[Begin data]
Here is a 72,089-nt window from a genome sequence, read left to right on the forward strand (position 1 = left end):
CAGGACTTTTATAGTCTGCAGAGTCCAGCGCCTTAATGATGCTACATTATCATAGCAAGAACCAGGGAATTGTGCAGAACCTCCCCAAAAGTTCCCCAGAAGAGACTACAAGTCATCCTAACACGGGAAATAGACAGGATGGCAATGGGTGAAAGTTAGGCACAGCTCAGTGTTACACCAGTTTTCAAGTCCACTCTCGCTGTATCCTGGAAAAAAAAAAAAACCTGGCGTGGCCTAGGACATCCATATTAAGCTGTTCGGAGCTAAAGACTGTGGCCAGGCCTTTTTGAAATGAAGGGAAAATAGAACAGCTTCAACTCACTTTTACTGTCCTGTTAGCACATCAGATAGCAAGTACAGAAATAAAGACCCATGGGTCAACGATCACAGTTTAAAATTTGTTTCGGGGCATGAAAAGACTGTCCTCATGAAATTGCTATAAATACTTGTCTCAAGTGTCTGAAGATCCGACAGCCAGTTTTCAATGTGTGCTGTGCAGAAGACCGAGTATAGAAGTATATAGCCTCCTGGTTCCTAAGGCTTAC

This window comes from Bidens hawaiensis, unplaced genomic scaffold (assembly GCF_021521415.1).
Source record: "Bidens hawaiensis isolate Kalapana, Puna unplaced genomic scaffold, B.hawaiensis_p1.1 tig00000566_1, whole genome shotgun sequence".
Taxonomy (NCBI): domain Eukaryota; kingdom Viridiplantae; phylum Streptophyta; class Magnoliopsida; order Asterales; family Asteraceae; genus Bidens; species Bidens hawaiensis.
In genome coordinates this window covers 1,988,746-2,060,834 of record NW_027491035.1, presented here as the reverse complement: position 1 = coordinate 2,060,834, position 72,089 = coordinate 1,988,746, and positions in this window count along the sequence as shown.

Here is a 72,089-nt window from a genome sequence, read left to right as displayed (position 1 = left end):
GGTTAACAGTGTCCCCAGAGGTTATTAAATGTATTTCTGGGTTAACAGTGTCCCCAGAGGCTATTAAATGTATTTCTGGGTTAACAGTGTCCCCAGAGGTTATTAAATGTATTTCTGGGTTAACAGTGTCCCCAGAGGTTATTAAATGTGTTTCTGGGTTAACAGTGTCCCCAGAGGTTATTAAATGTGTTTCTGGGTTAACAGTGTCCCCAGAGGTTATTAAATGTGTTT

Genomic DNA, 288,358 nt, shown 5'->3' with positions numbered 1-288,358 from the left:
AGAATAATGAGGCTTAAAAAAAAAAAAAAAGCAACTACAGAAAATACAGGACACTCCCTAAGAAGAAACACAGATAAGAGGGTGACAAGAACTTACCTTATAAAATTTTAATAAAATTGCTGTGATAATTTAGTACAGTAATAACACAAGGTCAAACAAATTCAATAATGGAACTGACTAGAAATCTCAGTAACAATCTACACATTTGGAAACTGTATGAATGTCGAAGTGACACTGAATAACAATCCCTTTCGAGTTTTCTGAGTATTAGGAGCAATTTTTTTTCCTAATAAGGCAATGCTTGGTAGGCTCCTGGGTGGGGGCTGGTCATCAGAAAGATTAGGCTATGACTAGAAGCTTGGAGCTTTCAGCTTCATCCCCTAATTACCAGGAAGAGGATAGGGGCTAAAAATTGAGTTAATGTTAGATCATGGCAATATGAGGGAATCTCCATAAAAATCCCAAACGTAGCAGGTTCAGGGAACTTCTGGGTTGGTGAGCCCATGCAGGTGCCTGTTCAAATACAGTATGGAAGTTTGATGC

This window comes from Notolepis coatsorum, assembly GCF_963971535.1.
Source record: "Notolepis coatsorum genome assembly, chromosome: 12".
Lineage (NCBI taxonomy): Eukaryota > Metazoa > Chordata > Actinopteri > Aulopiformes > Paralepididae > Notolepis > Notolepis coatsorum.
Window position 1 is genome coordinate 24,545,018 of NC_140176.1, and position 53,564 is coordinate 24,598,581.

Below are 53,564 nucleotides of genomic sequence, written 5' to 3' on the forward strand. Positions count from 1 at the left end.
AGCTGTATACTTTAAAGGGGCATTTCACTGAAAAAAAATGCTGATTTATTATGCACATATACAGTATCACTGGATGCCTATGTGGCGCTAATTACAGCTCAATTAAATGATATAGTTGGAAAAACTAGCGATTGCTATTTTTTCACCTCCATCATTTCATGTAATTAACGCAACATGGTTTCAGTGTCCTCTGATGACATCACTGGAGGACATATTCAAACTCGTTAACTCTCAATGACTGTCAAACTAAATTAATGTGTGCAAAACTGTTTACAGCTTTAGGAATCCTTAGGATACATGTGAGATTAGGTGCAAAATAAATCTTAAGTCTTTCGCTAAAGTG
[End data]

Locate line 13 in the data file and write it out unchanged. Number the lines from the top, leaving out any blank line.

Lineage (NCBI taxonomy): Eukaryota > Metazoa > Chordata > Actinopteri > Aulopiformes > Paralepididae > Notolepis > Notolepis coatsorum.